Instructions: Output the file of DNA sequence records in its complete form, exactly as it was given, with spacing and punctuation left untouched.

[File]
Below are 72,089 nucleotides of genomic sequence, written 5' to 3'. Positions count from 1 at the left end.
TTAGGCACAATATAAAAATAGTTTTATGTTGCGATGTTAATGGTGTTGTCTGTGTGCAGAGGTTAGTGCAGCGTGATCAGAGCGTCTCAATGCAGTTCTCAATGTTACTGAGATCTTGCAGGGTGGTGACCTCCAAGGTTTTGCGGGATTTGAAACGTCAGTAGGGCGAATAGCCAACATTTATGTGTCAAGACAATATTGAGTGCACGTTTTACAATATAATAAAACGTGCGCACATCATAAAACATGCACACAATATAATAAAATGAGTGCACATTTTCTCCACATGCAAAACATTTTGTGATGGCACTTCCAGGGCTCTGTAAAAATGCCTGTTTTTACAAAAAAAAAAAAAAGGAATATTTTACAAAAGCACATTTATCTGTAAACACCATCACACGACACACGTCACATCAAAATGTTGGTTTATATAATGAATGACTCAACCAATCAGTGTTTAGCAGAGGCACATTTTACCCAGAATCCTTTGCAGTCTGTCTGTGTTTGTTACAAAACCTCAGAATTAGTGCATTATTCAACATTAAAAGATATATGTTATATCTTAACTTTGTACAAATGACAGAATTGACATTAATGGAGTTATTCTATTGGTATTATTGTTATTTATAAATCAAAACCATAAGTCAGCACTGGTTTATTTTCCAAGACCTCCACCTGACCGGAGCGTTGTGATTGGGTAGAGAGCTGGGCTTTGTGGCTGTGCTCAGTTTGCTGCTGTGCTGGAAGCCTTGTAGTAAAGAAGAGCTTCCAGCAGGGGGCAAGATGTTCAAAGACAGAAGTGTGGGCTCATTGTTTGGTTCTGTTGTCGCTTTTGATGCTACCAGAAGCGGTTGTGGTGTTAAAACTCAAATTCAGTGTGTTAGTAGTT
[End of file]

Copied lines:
Below are 72,089 nucleotides of genomic sequence, written 5' to 3'. Positions count from 1 at the left end.
TTAGGCACAATATAAAAATAGTTTTATGTTGCGATGTTAATGGTGTTGTCTGTGTGCAGAGGTTAGTGCAGCGTGATCAGAGCGTCTCAATGCAGTTCTCAATGTTACTGAGATCTTGCAGGGTGGTGACCTCCAAGGTTTTGCGGGATTTGAAACGTCAGTAGGGCGAATAGCCAACATTTATGTGTCAAGACAATATTGAGTGCACGTTTTACAATATAATAAAACGTGCGCACATCATAAAACATGCACACAATATAATAAAATGAGTGCACATTTTCTCCACATGCAAAACATTTTGTGATGGCACTTCCAGGGCTCTGTAAAAATGCCTGTTTTTACAAAAAAAAAAAAAAGGAATATTTTACAAAAGCACATTTATCTGTAAACACCATCACACGACACACGTCACATCAAAATGTTGGTTTATATAATGAATGACTCAACCAATCAGTGTTTAGCAGAGGCACATTTTACCCAGAATCCTTTGCAGTCTGTCTGTGTTTGTTACAAAACCTCAGAATTAGTGCATTATTCAACATTAAAAGATATATGTTATATCTTAACTTTGTACAAATGACAGAATTGACATTAATGGAGTTATTCTATTGGTATTATTGTTATTTATAAATCAAAACCATAAGTCAGCACTGGTTTATTTTCCAAGACCTCCACCTGACCGGAGCGTTGTGATTGGGTAGAGAGCTGGGCTTTGTGGCTGTGCTCAGTTTGCTGCTGTGCTGGAAGCCTTGTAGTAAAGAAGAGCTTCCAGCAGGGGGCAAGATGTTCAAAGACAGAAGTGTGGGCTCATTGTTTGGTTCTGTTGTCGCTTTTGATGCTACCAGAAGCGGTTGTGGTGTTAAAACTCAAATTCAGTGTGTTAGTAGTT